Magness Lake, in Heber Springs, is a magnet for swans
Republicans' smashing victories in the last two election cycles in Arkansas have had the usual results.
More than governors Mike Beebe, a Democrat, and Mike Huckabee, a Republican, Republican Gov. Asa Hutchinson has moved to stock state government with political supporters and soulmates. A losing Republican candidate or former party functionary needs work? Hutchinson has installed them high and low, no previous experience necessary.
No big deal. Government runs most days on autopilot through its permanent staff. A new agency director can do as much or as little as she chooses, delegating operational duties to deputies and maybe just occasionally dipping into business to change the stationery or order new furniture or change a building's architectural features.
But there's a discipline and even a brutality to the Republican control that beats previous administrations (and Mike Huckabee was not exactly known for a generous spirit.)
You see it particularly at the legislature. Just last week, Republican state Rep. Bob Ballinger moved to kill a $153,897 contract between the state Department of Workforce Service and the Arkansas AFL-CIO. The contract has existed for 38 years. It helps dislocated workers return to work.
The contract was shortened to end in January. Then the state will decide whether the agency will do the work itself or hire an outside provider. I wouldn't expect the eventual alternative to include the AFL-CIO. This punitive action will be taken even though no one has complained about its work, not even during 12 years of Republican-led administrations.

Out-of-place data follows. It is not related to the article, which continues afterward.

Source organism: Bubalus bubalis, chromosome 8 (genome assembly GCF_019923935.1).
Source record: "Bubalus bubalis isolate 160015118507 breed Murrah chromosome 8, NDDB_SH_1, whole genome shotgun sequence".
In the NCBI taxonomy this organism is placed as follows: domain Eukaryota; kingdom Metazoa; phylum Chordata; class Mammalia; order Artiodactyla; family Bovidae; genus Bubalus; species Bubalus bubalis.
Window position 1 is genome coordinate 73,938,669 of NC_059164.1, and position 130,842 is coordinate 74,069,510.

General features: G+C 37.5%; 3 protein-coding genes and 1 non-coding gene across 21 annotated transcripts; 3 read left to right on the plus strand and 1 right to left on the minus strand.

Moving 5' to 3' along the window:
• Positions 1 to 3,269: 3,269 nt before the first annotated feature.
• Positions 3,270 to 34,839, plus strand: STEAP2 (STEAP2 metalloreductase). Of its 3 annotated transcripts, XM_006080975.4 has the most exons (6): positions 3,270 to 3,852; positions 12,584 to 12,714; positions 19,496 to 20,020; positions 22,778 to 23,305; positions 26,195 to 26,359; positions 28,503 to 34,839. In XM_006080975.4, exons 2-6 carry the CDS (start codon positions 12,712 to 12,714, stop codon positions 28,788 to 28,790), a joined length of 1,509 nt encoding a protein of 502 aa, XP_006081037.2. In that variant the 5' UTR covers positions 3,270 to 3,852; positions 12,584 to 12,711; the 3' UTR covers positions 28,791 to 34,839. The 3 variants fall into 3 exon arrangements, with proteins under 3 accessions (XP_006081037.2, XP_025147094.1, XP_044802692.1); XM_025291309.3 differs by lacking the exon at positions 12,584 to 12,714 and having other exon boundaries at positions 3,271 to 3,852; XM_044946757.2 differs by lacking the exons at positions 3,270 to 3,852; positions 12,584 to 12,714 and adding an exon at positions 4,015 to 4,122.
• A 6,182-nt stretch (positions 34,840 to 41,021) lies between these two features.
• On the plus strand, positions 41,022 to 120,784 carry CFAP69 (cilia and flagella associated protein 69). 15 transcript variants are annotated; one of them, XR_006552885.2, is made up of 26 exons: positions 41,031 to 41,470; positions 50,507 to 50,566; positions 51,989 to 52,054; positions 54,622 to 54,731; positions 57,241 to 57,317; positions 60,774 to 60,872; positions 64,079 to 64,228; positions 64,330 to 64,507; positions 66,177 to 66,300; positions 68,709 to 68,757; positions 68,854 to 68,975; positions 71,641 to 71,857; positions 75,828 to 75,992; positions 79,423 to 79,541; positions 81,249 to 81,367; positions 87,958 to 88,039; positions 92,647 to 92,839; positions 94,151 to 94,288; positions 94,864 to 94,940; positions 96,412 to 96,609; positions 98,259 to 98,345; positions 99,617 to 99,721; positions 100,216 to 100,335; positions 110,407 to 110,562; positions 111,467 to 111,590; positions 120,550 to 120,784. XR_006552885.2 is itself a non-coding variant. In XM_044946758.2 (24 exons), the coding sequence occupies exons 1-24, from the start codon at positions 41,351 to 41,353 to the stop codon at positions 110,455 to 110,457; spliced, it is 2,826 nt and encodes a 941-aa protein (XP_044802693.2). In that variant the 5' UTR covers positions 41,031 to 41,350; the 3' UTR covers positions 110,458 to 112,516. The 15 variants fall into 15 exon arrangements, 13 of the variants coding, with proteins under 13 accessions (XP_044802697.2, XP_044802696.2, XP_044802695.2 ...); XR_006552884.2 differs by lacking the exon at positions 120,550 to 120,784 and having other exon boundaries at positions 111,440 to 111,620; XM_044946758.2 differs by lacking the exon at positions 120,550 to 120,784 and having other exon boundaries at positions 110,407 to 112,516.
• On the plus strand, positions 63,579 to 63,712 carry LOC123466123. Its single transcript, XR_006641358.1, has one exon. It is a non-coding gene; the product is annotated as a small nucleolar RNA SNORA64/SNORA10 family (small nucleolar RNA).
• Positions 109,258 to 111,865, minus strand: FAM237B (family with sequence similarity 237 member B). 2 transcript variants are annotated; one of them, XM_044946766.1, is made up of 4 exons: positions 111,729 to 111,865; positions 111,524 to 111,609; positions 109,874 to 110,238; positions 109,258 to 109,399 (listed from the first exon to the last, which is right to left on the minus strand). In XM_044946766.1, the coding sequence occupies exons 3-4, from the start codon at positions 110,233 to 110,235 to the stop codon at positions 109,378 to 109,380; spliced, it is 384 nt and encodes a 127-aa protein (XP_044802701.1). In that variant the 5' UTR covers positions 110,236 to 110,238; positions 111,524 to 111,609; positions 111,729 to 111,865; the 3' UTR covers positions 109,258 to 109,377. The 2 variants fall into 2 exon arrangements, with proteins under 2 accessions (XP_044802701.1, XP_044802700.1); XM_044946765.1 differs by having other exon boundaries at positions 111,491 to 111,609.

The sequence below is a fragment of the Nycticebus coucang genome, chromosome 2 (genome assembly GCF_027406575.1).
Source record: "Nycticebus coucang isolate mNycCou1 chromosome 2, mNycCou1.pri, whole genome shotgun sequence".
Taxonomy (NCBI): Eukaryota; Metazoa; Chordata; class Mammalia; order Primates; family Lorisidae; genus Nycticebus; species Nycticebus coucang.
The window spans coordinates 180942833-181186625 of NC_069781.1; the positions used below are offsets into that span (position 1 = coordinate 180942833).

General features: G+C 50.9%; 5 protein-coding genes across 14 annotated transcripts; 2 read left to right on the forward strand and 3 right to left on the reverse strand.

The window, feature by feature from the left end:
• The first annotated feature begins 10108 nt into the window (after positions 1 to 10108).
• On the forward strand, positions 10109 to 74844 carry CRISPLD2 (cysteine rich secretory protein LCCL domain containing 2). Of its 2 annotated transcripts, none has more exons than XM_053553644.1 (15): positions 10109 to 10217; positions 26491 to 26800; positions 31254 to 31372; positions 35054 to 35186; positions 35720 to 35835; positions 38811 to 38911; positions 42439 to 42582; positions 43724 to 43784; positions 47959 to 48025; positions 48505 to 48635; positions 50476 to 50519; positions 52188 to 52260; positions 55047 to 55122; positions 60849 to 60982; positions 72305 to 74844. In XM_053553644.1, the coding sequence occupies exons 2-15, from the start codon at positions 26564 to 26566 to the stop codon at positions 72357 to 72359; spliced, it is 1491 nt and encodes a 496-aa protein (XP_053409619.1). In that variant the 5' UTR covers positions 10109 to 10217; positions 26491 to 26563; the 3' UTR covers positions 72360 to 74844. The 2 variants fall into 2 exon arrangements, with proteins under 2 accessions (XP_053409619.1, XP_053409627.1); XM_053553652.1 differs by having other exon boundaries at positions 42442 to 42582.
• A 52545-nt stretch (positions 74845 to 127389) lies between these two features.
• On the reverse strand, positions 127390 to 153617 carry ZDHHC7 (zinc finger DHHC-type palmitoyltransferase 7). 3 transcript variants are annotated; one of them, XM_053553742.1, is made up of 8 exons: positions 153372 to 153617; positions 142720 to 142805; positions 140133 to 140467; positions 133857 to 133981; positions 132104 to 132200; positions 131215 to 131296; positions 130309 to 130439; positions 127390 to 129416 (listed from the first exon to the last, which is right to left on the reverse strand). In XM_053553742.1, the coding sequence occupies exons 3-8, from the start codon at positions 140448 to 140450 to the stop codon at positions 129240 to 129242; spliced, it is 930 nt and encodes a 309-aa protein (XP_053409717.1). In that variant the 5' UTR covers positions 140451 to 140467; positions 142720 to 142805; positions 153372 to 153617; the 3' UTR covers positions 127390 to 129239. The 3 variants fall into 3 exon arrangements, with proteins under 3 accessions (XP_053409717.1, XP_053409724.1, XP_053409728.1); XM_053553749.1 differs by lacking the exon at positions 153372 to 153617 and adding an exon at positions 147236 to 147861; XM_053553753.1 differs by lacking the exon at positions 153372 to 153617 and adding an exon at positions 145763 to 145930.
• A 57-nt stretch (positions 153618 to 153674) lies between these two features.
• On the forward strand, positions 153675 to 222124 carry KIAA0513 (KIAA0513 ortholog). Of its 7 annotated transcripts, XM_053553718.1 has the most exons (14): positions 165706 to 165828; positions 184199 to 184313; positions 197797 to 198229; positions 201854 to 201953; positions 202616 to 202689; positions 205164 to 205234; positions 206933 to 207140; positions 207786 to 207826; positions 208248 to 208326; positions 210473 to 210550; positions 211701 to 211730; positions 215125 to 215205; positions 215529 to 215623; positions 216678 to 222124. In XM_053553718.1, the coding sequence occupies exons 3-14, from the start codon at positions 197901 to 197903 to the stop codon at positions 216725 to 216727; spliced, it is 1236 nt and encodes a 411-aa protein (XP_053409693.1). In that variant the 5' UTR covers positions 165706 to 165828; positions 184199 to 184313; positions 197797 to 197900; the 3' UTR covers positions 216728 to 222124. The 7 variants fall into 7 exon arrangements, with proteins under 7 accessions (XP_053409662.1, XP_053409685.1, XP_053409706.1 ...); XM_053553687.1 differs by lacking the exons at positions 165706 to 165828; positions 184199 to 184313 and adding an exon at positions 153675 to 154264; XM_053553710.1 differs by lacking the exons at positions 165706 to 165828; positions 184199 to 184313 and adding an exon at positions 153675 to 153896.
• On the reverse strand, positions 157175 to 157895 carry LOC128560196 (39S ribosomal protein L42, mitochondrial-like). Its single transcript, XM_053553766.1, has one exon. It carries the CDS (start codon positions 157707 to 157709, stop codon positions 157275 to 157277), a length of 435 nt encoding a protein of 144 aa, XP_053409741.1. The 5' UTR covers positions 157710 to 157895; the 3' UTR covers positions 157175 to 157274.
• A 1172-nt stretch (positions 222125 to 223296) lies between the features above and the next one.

The difference now? Pure ideological vengeance. Ballinger was quoted in the Arkansas Democrat-Gazette: "The AFL-CIO has got a very negative reputation amongst a lot of people. They have used thuggery tactics in other places. Here in Arkansas, Alan [Hughes] has done a great job. But across the country they've got a very bad negative reputation."
Ballinger cited no specifics of thuggery, which the dictionary says means to treat others violently or roughly. His aim is clear enough. It's implementation of the Republican anti-labor policy in a right-to-work state where labor is already marginalized. Who's a thug?
We'd seen this ideological thuggishness at work already. Gov. Hutchinson ordered an end to Medicaid funding of Planned Parenthood, a trifling sum of $50,000 or so that provides essential medical services to poor women and a few men. Why? Unverified allegations that a distantly related Planned Parenthood affiliate in another state that participated in a legal program to provide fetal tissue for medical research. This offends Republican values sufficiently that innocent parties in Arkansas should suffer, beginning with telling women which doctors they can and cannot see. A federal court has ruled this illegal here, as it has in other states.
The world is full of bad actors — thugs, if you will. By the Ballinger standard, we should disqualify Republicans from holding public jobs in Arkansas on account of Richard Nixon, Dennis Hastert, Mark Darr, Dennis Milligan or whichever Republican miscreant you care to name.
I feel a little of the pain firsthand. Arkansas Republicans are moving systematically to strip state advertising from those with differing viewpoints. That's politics to a degree. But the ruling party is, in theory, serving everyone in the state.
Is it the Republican view that public money contributed by all taxpayers should be put to use only with and for those with whom the ruling party agrees? Recent actions by Ballinger and Hutchinson provide clues about the answer.
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